• Field Level Sustainability - Number of producers/workers/ community members trained

    Target 2020 90.000
    Target 2016 50.000
    Results 2016 57.188

Impact Focus

Achievements

IMPACT CLAIM 1

In two of the following countries (Ethiopia, Indonesia, Tanzania, and Uganda), with the support of IDH, the coffee industry has implemented innovative service delivery approaches that (directly) improve productivity and livelihoods of 40,000 farmers, helping them become economically viable within five years (making them resilient beyond short-term donor funding).

Achievements on claim

A IDH wide seminar on service delivery models (SDMs) held in May 2016 drew three conclusions around SDMs that were relevant for the coffee program strategy:

  • Farmers need better service for more of their crops in order to grow into viable family farm businesses. Since this is not the expertise of coffee companies, partnerships with others need to be established.
  • Not all farmers are the same; different service needs require different service packages.
  • Access to investment capital is one of the key bottlenecks that needs to be addressed. We have been working with several partners on innovative ways to address all three.
  • The IDH coffee program will use the SDM approach and focus on these conclusions in all our new project developments. Which means we will look carefully at the economic viability of the service model, to ensure the project will lead to a financially stable SDM after project implementation.

Three cross-IP learning workshops were held in Vietnam, Indonesia and Colombia (held Feb 2017 but part of 2016 plan).

  • The Vietnam workshop was supported by IDH only in terms of advice and participation, as it was owned and driven by the Vietnam Coffee Coordination Board (VCCB).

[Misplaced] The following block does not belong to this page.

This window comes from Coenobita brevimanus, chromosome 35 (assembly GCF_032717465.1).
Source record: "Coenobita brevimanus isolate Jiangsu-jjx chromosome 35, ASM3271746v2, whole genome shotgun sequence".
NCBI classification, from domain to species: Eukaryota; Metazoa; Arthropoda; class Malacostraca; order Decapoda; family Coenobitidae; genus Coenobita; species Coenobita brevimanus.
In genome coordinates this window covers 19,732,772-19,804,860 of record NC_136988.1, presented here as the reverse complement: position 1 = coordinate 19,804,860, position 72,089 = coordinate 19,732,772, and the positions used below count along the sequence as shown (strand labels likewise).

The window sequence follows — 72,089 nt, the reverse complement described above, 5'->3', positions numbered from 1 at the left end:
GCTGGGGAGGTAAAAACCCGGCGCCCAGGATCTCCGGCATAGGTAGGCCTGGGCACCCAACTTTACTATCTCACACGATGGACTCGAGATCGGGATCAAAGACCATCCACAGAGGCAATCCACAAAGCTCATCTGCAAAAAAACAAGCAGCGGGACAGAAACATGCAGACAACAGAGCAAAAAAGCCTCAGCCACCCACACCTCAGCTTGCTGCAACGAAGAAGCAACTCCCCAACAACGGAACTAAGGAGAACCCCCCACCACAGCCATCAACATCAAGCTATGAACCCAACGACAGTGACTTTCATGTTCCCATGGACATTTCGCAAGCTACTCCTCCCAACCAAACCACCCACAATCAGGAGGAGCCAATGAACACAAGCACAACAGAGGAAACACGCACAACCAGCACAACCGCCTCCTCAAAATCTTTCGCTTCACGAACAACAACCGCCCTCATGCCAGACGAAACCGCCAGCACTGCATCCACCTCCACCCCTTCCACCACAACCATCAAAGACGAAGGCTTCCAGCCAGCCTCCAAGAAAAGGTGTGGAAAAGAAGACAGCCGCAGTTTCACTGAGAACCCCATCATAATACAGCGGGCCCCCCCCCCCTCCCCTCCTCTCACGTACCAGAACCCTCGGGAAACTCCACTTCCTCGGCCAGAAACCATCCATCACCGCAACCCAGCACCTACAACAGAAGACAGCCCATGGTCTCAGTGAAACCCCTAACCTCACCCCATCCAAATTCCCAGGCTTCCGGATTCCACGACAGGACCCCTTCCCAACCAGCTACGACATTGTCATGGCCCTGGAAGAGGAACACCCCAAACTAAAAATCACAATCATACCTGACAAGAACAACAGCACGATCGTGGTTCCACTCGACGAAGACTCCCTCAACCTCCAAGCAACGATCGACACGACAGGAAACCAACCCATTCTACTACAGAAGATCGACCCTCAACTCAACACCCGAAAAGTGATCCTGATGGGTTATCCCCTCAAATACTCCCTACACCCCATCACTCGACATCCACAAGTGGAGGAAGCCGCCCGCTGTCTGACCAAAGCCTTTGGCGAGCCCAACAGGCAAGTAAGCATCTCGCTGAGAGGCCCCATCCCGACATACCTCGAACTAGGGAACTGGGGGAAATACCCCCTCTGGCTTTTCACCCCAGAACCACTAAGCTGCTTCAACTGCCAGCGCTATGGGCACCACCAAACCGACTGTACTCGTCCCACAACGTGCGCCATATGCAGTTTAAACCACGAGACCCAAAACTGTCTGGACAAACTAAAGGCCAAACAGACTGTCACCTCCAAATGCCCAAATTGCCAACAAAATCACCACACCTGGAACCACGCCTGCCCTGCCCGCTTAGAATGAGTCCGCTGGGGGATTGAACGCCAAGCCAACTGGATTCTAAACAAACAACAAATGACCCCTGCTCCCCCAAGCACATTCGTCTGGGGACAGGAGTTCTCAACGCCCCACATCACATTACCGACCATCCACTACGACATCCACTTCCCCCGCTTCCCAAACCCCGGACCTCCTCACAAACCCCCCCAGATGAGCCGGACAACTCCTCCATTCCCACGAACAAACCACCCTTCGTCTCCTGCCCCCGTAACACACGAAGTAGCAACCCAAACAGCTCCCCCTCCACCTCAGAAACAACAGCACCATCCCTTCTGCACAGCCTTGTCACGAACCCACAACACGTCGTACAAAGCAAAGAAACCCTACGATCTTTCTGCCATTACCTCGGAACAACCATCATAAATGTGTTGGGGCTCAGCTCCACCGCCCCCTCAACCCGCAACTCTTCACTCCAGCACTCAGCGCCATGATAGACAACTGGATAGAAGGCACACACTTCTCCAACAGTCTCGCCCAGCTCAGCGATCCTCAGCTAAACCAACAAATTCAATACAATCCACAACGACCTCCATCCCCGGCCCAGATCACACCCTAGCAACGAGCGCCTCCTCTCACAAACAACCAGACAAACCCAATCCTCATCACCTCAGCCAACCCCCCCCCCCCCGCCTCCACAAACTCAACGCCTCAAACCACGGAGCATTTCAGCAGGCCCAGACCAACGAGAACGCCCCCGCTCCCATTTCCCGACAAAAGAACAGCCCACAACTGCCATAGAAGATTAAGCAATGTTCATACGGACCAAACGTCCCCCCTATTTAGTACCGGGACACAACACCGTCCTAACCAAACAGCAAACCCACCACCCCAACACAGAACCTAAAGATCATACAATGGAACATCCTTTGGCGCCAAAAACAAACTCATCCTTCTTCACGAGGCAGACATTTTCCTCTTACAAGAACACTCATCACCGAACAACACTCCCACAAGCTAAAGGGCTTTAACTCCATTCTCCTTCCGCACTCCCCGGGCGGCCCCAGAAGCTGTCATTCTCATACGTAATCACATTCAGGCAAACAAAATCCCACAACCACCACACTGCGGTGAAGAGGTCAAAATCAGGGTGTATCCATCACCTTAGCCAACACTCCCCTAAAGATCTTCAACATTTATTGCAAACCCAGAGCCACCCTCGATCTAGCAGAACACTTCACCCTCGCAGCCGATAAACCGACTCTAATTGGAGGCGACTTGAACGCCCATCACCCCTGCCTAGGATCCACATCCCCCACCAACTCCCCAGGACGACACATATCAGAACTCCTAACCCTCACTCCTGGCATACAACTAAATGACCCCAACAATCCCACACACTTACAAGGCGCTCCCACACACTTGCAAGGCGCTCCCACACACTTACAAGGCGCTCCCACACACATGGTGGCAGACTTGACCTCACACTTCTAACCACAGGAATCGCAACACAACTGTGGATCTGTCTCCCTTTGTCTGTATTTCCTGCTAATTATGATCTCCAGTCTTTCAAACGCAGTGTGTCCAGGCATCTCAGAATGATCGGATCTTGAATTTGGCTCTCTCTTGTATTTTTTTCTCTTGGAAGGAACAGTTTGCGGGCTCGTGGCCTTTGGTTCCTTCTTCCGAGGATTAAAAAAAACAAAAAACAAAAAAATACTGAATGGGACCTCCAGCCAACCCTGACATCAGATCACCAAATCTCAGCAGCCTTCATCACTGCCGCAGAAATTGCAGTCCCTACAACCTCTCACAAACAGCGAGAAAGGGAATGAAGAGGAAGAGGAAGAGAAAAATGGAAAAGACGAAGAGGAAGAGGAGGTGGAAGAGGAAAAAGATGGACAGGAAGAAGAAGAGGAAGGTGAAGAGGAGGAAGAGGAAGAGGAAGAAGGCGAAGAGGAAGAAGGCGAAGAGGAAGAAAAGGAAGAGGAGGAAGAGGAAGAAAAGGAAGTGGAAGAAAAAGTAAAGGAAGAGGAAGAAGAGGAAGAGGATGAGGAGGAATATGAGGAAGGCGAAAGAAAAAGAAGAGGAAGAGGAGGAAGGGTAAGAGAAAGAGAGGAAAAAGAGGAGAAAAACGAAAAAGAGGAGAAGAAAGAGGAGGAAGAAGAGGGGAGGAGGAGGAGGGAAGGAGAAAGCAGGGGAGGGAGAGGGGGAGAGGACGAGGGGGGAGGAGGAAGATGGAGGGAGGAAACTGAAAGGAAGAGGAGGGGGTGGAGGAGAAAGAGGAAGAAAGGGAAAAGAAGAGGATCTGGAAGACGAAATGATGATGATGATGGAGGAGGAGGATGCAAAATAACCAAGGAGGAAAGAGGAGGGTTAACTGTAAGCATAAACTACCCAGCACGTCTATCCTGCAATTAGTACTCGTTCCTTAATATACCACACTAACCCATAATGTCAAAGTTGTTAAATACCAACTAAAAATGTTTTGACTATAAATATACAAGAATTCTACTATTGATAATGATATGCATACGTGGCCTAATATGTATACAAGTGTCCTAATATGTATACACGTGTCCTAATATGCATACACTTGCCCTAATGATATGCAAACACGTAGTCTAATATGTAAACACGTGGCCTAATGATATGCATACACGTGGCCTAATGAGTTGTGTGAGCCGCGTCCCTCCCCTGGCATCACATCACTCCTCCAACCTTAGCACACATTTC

• The Indonesia workshop was the first of its kind in the country, and was characterized by strong public representation and participation.

IMPACT CLAIM 2

Well-functioning public-private dialogue platforms in six countries that bring stakeholders together around a common national sustainability agenda that improves coordination, policies and international credibility by 2020:

  1. Improvement in income for smallholder farmers via 20% increase in coffee yields for 20% of farmers (impacting 700,000 farming families indirectly) in Africa (Burundi, Ethiopia, Uganda, Tanzania) and Indonesia.
  2. Adoption of climate- and resource-smart farming practices by 30% of Lam Dong farmers and 20% of Central Highland farmers. c. Improved gender equality and improved nutrition in target countries.

Achievements on claim

Indonesia and Vietnam

  • 13,200 farmers trained in the use of the National Sustainability Curriculum (NSC), with 123 active master trainers and 25 lead farmers trained as co-trainers.
  • The government of Indonesia issued a decree on the NSC development, and the SCOPI steering committee has approved its launch in mid-June 2017.